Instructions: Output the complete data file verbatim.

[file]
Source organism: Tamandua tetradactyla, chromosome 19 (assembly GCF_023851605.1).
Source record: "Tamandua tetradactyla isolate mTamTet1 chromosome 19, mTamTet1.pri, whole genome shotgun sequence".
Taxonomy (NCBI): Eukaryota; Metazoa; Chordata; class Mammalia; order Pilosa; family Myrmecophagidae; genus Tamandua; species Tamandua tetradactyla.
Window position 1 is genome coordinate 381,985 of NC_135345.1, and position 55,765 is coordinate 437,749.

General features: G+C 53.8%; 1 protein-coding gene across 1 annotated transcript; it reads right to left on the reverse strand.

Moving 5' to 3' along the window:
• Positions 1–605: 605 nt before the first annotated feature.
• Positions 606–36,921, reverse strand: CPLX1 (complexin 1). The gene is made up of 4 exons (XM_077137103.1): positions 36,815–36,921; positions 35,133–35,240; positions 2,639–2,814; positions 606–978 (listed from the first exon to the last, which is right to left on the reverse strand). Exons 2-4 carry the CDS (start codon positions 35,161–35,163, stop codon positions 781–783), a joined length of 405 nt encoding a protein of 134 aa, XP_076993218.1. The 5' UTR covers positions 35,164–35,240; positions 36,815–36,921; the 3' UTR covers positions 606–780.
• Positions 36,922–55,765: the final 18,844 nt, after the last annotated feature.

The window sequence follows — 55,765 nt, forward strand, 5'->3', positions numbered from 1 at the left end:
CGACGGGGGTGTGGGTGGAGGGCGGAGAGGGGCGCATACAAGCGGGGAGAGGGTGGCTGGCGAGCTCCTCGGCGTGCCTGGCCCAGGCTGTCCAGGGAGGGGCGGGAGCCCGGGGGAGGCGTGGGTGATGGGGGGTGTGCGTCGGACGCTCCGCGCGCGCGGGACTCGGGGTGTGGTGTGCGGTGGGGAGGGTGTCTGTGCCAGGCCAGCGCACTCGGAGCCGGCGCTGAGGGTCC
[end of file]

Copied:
Source organism: Tamandua tetradactyla, chromosome 19 (assembly GCF_023851605.1).
Source record: "Tamandua tetradactyla isolate mTamTet1 chromosome 19, mTamTet1.pri, whole genome shotgun sequence".
Taxonomy (NCBI): Eukaryota; Metazoa; Chordata; class Mammalia; order Pilosa; family Myrmecophagidae; genus Tamandua; species Tamandua tetradactyla.
Window position 1 is genome coordinate 381,985 of NC_135345.1, and position 55,765 is coordinate 437,749.

General features: G+C 53.8%; 1 protein-coding gene across 1 annotated transcript; it reads right to left on the reverse strand.

Moving 5' to 3' along the window:
• Positions 1–605: 605 nt before the first annotated feature.
• Positions 606–36,921, reverse strand: CPLX1 (complexin 1). The gene is made up of 4 exons (XM_077137103.1): positions 36,815–36,921; positions 35,133–35,240; positions 2,639–2,814; positions 606–978 (listed from the first exon to the last, which is right to left on the reverse strand). Exons 2-4 carry the CDS (start codon positions 35,161–35,163, stop codon positions 781–783), a joined length of 405 nt encoding a protein of 134 aa, XP_076993218.1. The 5' UTR covers positions 35,164–35,240; positions 36,815–36,921; the 3' UTR covers positions 606–780.
• Positions 36,922–55,765: the final 18,844 nt, after the last annotated feature.

The window sequence follows — 55,765 nt, forward strand, 5'->3', positions numbered from 1 at the left end:
CGACGGGGGTGTGGGTGGAGGGCGGAGAGGGGCGCATACAAGCGGGGAGAGGGTGGCTGGCGAGCTCCTCGGCGTGCCTGGCCCAGGCTGTCCAGGGAGGGGCGGGAGCCCGGGGGAGGCGTGGGTGATGGGGGGTGTGCGTCGGACGCTCCGCGCGCGCGGGACTCGGGGTGTGGTGTGCGGTGGGGAGGGTGTCTGTGCCAGGCCAGCGCACTCGGAGCCGGCGCTGAGGGTCC